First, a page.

This week, I closed on my fifth deal as a solo agent. As of this closing, I have now officially sold over one million dollars of real estate. Although I pride myself on being an agent who cares most about my client's experience rather than total volume, achieving over one million sold in just over six months of being a solo agent feels like an accomplishment worth celebrating. As I’ve reached this milestone, I have been reflecting on the lessons I have learned in the past six months. There are many things I wish I could go back and tell myself a year ago about the roller coaster that is a career in real estate. Although I can’t time travel to talk to my past self, I figured the next best thing would be to write about lessons I have learned and advice I would give to anyone who is thinking about taking the leap of faith into the world of real estate.

1. Who you work with matters

When I first got my license, I worked as an assistant to another agent. This meant that I was with the brokerage they had been with. When I decided I wanted to leave that position and become an independent agent, I knew finding the right brokerage was of the utmost importance. The barrier to entry to get your real estate license is extremely low. You are required to take a 40-hour pre-licensing course, and then take a 115-question exam. To pass, you only need to answer 80 of these questions correctly. Needless to say, you don’t learn much about the actual practice of being an agent. Because things are this way, finding a brokerage that you feel will offer mentorship and support is important.

The best advice I got from another agent while interviewing new brokerages was to “find a broker you would feel comfortable asking stupid questions to”. I am lucky that I found my people, and that I work in an office that values collaboration over competition. All of my colleagues are willing to answer my questions without ever making me feel incompetent. It is also important to remember that as an independent contractor, you should be interviewing your potential broker just as much as they are interviewing you. After all, you will often have to pay a portion of your commission to your brokerage, so you want to make sure you hang your license somewhere you feel is providing you value.

It is also so important to find a good handful of lenders to work with and refer your clients to. As a new agent, you will get a ton of lenders reaching out to you to try to swoon you with free lunch and coffee into sending them business. Similar to becoming a realtor, the barrier to entry to becoming a lender is very low, meaning not all lenders are created equal. The best lenders for me have been ones that fellow realtors have worked with and had good experiences with. Make sure you are vetting your lenders before sending clients their way. As a newer agent, you will likely have a million questions about the financing side of things, and you want to work with a lender you feel comfortable asking “stupid” questions to. Lenders should never make you feel bad for not knowing something, or needing a bit more clarification.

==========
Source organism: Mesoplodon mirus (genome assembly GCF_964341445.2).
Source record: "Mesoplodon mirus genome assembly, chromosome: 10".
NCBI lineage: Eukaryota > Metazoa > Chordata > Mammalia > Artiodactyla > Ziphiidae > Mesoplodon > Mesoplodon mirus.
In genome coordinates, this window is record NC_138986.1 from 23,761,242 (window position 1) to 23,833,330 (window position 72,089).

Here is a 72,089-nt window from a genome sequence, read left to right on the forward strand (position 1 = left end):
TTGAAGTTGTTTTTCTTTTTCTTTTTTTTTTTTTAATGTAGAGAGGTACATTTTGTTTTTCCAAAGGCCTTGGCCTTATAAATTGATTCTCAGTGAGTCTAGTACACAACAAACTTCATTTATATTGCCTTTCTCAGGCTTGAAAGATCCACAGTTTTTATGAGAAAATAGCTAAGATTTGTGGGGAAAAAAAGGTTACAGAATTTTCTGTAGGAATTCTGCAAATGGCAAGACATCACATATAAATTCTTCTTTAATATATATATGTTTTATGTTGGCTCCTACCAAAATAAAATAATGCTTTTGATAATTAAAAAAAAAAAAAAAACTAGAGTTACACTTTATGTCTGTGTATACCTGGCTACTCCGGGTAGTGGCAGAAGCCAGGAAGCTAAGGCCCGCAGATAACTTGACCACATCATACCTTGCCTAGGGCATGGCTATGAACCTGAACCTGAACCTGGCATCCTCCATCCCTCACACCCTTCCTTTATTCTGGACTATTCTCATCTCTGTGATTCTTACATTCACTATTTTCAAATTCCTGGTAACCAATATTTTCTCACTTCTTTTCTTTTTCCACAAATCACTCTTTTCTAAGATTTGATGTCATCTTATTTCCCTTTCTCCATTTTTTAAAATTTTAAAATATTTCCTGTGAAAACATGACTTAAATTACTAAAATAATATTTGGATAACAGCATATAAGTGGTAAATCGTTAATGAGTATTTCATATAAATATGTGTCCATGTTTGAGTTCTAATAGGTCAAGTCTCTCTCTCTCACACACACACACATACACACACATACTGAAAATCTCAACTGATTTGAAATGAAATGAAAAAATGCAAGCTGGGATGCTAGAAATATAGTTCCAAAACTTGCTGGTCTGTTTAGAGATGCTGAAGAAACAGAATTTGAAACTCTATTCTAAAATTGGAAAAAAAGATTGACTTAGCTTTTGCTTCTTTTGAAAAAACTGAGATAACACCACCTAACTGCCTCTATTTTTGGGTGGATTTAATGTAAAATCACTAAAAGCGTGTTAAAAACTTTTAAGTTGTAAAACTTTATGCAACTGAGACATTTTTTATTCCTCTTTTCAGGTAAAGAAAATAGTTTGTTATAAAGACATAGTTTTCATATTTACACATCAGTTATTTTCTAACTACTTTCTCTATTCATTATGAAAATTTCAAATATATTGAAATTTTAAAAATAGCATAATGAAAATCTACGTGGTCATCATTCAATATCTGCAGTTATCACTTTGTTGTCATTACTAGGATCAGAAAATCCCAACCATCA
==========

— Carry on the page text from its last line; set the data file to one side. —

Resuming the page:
2. Get comfortable with uncertainty

Being a realtor comes with a lot of uncertainty, especially when you are first starting out. I remember when I first started in January, I had no idea where my clients would come from. I was dealing with imposter syndrome and didn’t think anyone would want to work with me, considering how young I was compared to many of the other agents in my area. I have now closed five deals, and all of them I would have never expected.

Working as a realtor means getting comfortable with uncertainty and also delayed gratification. A lot of times, finding clients is a result of persistence and patience. You can’t just sit around and wait for business to come to you, you have to do activities that could potentially generate leads. It can feel overwhelming and defeating when it seems like you are working hard and there is seemingly nothing to show, but an adage that has brought me comfort during the start of my career is “You don’t harvest the fruit the day you plant the seeds”. The beginning of your time as a realtor is a lot of seed planting and tending to those seeds. Just when it seems like all hope is lost and all of your work has been for nothing, an opportunity will come to you and everything will all make sense.